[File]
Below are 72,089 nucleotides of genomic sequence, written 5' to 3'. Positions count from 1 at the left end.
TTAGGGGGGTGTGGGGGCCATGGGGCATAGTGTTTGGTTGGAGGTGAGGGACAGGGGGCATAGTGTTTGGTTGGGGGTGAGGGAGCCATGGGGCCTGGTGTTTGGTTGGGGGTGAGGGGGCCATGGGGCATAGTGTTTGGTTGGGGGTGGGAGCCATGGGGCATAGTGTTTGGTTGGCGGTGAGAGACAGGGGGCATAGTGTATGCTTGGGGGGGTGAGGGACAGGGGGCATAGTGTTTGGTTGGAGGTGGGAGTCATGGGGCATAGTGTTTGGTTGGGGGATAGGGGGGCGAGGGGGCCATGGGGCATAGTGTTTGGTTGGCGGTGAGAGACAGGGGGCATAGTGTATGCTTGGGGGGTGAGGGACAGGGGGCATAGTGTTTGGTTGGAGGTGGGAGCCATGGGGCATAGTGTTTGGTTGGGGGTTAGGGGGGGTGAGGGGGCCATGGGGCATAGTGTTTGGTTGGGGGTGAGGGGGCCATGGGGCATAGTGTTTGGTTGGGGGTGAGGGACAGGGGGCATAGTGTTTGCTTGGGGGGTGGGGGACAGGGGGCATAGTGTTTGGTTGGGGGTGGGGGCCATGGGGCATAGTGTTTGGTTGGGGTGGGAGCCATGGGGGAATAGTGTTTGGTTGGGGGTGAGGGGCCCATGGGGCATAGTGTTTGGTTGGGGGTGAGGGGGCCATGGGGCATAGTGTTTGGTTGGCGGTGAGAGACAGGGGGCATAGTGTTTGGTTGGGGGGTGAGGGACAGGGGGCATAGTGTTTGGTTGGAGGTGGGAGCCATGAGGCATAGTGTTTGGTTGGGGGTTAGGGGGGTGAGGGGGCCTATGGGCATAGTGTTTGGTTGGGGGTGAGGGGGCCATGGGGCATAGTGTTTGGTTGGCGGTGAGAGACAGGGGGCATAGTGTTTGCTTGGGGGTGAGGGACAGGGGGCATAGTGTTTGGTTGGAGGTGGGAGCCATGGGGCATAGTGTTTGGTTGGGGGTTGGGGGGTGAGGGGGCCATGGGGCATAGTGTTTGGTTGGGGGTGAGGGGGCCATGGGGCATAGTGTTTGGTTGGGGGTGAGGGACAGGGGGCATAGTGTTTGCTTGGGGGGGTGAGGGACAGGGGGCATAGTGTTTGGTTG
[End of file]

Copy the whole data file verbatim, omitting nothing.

Below are 72,089 nucleotides of genomic sequence, written 5' to 3'. Positions count from 1 at the left end.
TTAGGGGGGTGTGGGGGCCATGGGGCATAGTGTTTGGTTGGAGGTGAGGGACAGGGGGCATAGTGTTTGGTTGGGGGTGAGGGAGCCATGGGGCCTGGTGTTTGGTTGGGGGTGAGGGGGCCATGGGGCATAGTGTTTGGTTGGGGGTGGGAGCCATGGGGCATAGTGTTTGGTTGGCGGTGAGAGACAGGGGGCATAGTGTATGCTTGGGGGGGTGAGGGACAGGGGGCATAGTGTTTGGTTGGAGGTGGGAGTCATGGGGCATAGTGTTTGGTTGGGGGATAGGGGGGCGAGGGGGCCATGGGGCATAGTGTTTGGTTGGCGGTGAGAGACAGGGGGCATAGTGTATGCTTGGGGGGTGAGGGACAGGGGGCATAGTGTTTGGTTGGAGGTGGGAGCCATGGGGCATAGTGTTTGGTTGGGGGTTAGGGGGGGTGAGGGGGCCATGGGGCATAGTGTTTGGTTGGGGGTGAGGGGGCCATGGGGCATAGTGTTTGGTTGGGGGTGAGGGACAGGGGGCATAGTGTTTGCTTGGGGGGTGGGGGACAGGGGGCATAGTGTTTGGTTGGGGGTGGGGGCCATGGGGCATAGTGTTTGGTTGGGGTGGGAGCCATGGGGGAATAGTGTTTGGTTGGGGGTGAGGGGCCCATGGGGCATAGTGTTTGGTTGGGGGTGAGGGGGCCATGGGGCATAGTGTTTGGTTGGCGGTGAGAGACAGGGGGCATAGTGTTTGGTTGGGGGGTGAGGGACAGGGGGCATAGTGTTTGGTTGGAGGTGGGAGCCATGAGGCATAGTGTTTGGTTGGGGGTTAGGGGGGTGAGGGGGCCTATGGGCATAGTGTTTGGTTGGGGGTGAGGGGGCCATGGGGCATAGTGTTTGGTTGGCGGTGAGAGACAGGGGGCATAGTGTTTGCTTGGGGGTGAGGGACAGGGGGCATAGTGTTTGGTTGGAGGTGGGAGCCATGGGGCATAGTGTTTGGTTGGGGGTTGGGGGGTGAGGGGGCCATGGGGCATAGTGTTTGGTTGGGGGTGAGGGGGCCATGGGGCATAGTGTTTGGTTGGGGGTGAGGGACAGGGGGCATAGTGTTTGCTTGGGGGGGTGAGGGACAGGGGGCATAGTGTTTGGTTG